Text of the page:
Escape to west Cork: Majestic views, spectacular food and a warm welcome

An ideal place to shed memories of lockdown and explore some of Ireland’s beauty

Gougane Barra Hotel, west Cork.

Gougane Barra Hotel, west Cork.

 

In many ways the pandemic is a kaleidoscope. A diverse range of swirling, dancing colours, defining the rollercoaster of pandemic emotions. There are many dark moments of being locked down. So, to finally be able to break free feels like an explosion of brightness – or white light, an experience of recapturing freedom by venturing on to the open road once more.

Of all locations in Ireland, west Cork is, to this writer anyhow, one of the country’s freest settings, with the area’s craggy peninsulas stretching out into the Atlantic Ocean, almost as though they were fingers grasping into the waves, desperate to be unshackled from the mainland. The ideal location to attempt to shed the lockdown memory of the livingroom couch.

Gougane Barra Hotel, west Cork.
Gougane Barra Hotel, west Cork.

On the mainland

Gougane Barra Hotel, located on the mainland, close to two of those jutting peninsulas, Beara and Sheep’s Head, is a central base from which to explore the surrounding wild beauty.

Run by husband and wife team, Neil and Katy, the hotel has been in the family for five generations, and feels more like going to stay with extended family, such is the warmth and kindness of the hosts, who go out of their way to extend the hand of west Cork hospitality to those who pass through. Allied to this is Katy’s cheffing prowess: she runs the kitchen like a commando, serving up Irish fine-dining menus, focused heavily on Cork food provenance.

The hotel’s impossibly beautiful setting, on the shores of Gougane Barra Lake, is the kind of vista one daydreams about. It is also short walk to the Gougane Barra Forest Park, which has a road incorporated into its design – akin to the experience of driving around California’s Yosemite National Park. A number of trails lead off the road, which after a hike, offer stunning views out over the rugged terrain of the Shehy Mountains. It’s an ideal home from home for couples and families to explore from.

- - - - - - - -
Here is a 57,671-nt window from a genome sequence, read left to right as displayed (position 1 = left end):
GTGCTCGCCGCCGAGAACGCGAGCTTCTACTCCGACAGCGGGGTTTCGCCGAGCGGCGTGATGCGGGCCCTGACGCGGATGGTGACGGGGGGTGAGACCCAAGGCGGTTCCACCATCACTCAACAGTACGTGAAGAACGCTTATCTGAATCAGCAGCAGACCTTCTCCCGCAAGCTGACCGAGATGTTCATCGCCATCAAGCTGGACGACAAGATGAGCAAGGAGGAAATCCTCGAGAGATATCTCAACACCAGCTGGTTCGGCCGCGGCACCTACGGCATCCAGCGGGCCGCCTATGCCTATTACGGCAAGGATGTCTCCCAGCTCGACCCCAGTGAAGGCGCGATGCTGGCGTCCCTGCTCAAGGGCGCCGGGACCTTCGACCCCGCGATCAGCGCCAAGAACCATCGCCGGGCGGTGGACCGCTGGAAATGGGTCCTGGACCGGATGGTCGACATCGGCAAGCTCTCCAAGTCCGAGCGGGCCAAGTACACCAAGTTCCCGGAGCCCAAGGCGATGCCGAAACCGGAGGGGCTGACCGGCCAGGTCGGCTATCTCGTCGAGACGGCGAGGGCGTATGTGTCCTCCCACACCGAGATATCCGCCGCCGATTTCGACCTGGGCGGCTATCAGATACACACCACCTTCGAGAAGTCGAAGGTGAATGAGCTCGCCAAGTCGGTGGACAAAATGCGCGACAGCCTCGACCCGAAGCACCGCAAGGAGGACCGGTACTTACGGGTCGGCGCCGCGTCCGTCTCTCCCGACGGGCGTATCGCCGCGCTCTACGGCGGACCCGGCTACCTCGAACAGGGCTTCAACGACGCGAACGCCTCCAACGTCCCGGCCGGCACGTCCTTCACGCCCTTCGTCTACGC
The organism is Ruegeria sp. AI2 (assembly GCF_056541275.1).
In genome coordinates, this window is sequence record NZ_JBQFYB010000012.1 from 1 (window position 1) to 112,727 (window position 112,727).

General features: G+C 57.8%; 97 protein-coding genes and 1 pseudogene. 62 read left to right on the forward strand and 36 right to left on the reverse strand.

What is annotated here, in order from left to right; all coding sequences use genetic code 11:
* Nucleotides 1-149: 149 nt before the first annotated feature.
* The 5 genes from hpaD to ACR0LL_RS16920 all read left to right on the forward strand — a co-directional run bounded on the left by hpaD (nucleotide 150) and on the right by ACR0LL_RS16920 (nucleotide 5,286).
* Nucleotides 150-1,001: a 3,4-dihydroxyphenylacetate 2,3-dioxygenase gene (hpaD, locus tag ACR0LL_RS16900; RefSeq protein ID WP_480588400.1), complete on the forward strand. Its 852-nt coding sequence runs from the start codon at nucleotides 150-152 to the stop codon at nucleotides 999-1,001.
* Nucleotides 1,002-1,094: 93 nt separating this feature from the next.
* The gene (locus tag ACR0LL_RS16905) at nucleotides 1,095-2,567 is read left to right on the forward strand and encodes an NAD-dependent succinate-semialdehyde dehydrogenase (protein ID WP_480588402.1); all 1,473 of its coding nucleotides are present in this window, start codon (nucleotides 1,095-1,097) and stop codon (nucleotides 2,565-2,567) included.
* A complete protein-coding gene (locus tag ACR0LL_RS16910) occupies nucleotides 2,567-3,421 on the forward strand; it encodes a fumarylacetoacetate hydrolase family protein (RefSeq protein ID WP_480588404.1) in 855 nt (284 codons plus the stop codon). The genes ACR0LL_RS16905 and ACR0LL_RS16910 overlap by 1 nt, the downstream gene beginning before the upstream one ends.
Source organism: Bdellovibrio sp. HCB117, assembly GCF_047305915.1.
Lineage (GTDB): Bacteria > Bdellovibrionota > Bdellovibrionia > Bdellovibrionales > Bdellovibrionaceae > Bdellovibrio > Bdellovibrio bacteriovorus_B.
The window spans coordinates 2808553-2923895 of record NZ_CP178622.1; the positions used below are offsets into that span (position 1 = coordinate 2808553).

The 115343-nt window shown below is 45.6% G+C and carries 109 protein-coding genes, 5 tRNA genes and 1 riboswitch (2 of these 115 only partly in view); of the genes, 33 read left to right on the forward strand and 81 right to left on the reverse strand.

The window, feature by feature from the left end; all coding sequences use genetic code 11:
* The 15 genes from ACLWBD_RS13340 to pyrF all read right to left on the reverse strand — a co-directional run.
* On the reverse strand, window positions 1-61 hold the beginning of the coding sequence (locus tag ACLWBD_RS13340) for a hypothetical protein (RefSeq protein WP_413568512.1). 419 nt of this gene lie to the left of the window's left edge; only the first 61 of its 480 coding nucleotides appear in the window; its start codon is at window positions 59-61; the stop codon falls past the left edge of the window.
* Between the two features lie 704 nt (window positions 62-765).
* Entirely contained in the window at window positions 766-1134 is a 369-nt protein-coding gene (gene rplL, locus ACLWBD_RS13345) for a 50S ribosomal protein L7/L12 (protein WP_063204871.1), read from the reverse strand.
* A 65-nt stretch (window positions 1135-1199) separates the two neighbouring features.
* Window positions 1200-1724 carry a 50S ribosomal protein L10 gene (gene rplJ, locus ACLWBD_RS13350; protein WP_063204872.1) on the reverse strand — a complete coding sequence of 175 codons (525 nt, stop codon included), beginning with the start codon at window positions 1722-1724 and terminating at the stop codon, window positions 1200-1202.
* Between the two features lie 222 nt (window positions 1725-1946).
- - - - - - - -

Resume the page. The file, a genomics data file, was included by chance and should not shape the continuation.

Another base option is Bantry, which serves as the beating heart of both peninsulas, and is located at the mouth of the two. The bustling fishing town has a cosmopolitan atmosphere, making it feel much larger than its circa, 3,000 population might suggest.

Bantry House, run by sister and brother team Julie and Sam Shelswell-White – descendants of the Earl of Bantry – caters for large groups. Renting the East Wing is €1000 a night for up to 14 people; the whole wing can only be booked by one group to cater for social distancing. And you could not ask for a more sophisticated setting in which to stay.

The original section of the house was built in 1690; the second Earl of Bantry travelled extensively, accumulating the art and artefacts that now adorn the house. Add in touches such as a Bluetooth record player in the library, and the house feels different to other period homes: more hipster-period vibes than any sort of stuffy constraints.

Bantry House hotel and gardens in Bantry, Co Cork.
Bantry House hotel and gardens in Bantry, Co Cork.

The town offers a number of dining options, none better than The Fish Kitchen, run by Diarmaid Murphy, which serves up daily, changing seafood specialities of the region, for degustation outside at high stools, akin to the way one might dine al fresco at a Spanish tapas bar, for takeaway or for collect and cook; social distancing means the sit-in restaurant is not open – for now.

Another standout dining option is Manning’s Emporium in Ballylickey. Run by another husband and wife duo, Andrew and Laura, and also a multigenerational, family business, in existence since 1946, this road-side restaurant serves up charcuterie, cheese and pizzas, with local produce and diversity of toppings – think guanciale and nduja – both key.

Inside Bantry House.
Inside Bantry House.
The library in Bantry House.
The library in Bantry House.

The Beara Peninsula

To the south of Bantry, you can drive westwards down Sheep’s Head Peninsula; however, this writer opted for the route north of the town, down the Beara peninsula.